I was wondering when it would happen: a building sector disinformation campaign launched by vested interests.

tuxedo pigWell it’s here. The campaign hit the New York Times on Saturday, and it comes from NAIOP, the Commercial Real Estate Development Association. It appears just as the country has come to grips with the fact that buildings are responsible for over 50% (50.1% to be exact*) of all the energy consumed in the U.S. It comes at a time when Americans are trying to reshape their energy policy and wean themselves from dependence on foreign oil, dwindling natural gas reserves, and dirty conventional coal.

This disinformation campaign is obviously meant to stall, confuse, and distort. The first salvo, a spurious study (PDF) and press release, was issued two days before the Senate Energy and Natural Resources Committee held a hearing on improving building energy code standards.

It is clear from a simple analysis of the study that NAIOP commissioned a building energy efficiency analysis to support predetermined results. They contracted with ConSol, an energy modeling firm, and asked them to analyze five (yes, only five) efficiency measures for an imaginary square-shaped, four-story office building with completely sealed windows and an equal amount of un-shaded glass on all four sides of the building.

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In other words, analyze an energy hog.

They conducted the analysis for different cities and climates — Newport Beach, Chicago, and Baltimore — without changing the design to respond to these very different climates. They did not study changing the shape of the building, its orientation or form, or redistributing windows or using different windows to take advantage of natural light for daylighting or sunlight for heating. (Office buildings are day-use facilities.) They did not study shading the glass in summertime to reduce the need for air-conditioning, using operable windows for ventilation (not even in Newport Beach with its beautiful year-round climate), using landscaping to reduce micro-climatic impacts, employing cost-effective solar hot water heating systems, employing an energy management control system, or even study the impact of using inexpensive energy saving occupancy sensors in rooms to turn off lights.

In other words, NAIOP intentionally kept out of the analysis all the readily available low-cost, no-cost, and cost-saving options to reduce a building’s energy consumption. This deliberate omission is glaringly apparent in their press release and in the NYT article. In fact, they take so many inexpensive energy-saving options off the table that it is impossible for the imaginary building to reach commonly achievable energy-consumption-reduction targets. They then add an inflammatory headline to their press release — “Results show efficiencies unable to reach 30 percent mandates” — and state that, “The study provides an unbiased insight into the energy targets practical to commercial development today.”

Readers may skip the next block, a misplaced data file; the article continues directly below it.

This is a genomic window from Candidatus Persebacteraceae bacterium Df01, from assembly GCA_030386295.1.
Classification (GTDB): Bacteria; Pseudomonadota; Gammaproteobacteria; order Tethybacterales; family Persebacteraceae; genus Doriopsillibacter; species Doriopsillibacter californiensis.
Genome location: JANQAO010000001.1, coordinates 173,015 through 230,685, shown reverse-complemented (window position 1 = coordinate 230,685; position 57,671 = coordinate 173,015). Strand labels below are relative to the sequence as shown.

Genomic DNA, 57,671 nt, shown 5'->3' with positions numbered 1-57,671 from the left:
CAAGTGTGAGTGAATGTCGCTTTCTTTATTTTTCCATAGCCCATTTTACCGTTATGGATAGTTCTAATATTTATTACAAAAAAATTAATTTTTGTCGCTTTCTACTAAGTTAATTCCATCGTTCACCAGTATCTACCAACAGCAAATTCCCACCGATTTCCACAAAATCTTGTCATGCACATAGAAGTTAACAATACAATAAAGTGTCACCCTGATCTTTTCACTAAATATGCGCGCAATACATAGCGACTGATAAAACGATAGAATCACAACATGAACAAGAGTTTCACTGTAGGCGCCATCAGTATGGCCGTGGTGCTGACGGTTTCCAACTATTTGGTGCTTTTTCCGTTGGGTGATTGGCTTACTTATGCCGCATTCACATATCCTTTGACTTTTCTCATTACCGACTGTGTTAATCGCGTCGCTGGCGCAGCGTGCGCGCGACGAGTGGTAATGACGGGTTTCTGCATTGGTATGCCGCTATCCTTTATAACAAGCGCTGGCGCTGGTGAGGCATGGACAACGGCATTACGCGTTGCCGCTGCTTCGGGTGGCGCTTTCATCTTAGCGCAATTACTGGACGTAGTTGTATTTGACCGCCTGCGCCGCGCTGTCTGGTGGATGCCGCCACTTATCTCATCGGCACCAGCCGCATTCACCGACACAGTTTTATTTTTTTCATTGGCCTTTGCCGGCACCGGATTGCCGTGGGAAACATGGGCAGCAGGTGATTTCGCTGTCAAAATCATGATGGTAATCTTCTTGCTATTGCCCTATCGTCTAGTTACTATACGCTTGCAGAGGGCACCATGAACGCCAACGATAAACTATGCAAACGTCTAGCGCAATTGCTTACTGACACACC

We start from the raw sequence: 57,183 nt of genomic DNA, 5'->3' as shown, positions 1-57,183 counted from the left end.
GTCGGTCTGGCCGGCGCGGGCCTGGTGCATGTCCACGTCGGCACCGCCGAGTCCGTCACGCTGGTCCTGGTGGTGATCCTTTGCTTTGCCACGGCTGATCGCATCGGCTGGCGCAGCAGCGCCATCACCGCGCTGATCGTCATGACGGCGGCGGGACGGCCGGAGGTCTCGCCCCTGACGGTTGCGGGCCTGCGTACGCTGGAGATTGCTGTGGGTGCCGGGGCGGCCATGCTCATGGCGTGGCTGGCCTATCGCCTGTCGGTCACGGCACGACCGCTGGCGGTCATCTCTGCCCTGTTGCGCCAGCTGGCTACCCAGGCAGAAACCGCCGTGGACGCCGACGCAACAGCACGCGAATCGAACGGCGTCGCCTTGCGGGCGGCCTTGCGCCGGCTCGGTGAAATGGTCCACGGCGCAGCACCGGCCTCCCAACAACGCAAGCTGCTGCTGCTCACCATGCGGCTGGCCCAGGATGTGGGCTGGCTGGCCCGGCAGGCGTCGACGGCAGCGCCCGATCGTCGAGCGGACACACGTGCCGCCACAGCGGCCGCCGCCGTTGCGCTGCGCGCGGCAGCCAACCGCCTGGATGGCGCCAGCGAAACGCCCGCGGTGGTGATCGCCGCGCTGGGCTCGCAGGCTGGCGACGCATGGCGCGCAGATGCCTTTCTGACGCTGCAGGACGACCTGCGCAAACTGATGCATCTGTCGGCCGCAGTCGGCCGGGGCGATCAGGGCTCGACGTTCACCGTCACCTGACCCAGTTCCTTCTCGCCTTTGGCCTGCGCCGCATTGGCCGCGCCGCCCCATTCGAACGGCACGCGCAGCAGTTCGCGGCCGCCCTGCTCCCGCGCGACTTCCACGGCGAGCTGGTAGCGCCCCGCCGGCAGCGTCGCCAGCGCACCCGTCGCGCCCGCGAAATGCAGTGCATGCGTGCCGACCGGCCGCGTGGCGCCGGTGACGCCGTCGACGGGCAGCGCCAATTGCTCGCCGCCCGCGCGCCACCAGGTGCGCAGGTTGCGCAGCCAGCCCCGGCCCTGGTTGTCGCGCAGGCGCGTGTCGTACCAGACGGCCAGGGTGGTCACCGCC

Using this pseudo-analysis as their baseline, NAIOP goes on to report, without any objective basis, that “reaching a 30 percent reduction above the ASHRAE standard (a commercial building energy code standard) is not feasible using common design approaches and would exceed a 10-year payback.” They conclude, “achieving a 50 percent reduction above the standard is not currently reachable.”

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Clearly, this study is meant to confuse the public and stall meaningful legislation, insuring that America remains dependent on foreign oil, natural gas, and dirty conventional coal.

The U.S. peaked in oil production in 1970 and natural gas in 1973. Our reserves are in steep decline and 70 percent of the remaining world oil and gas reserves are located in the Middle East, an area stretching from Saudi Arabia and Iran to the Islamic republics of the former Soviet Union. This type of activity by NAIOP not only hurts our country, it is also a disservice to their membership and all those in the building sector who work hard to deliver a high-quality, energy-efficient building products.

NAIOP touts itself as advancing responsible commercial real estate development and advocating for effective public policy. This pseudo-study and misleading campaign accomplishes none of these goals.

The American public deserves better.


* To create a U.S. Building Sector, the Residential buildings (operations) sector, Commercial buildings (operations) sector, Industrial sector-building operations estimate, and the Industrial sector-annual building construction and materials embodied energy estimate were combined.

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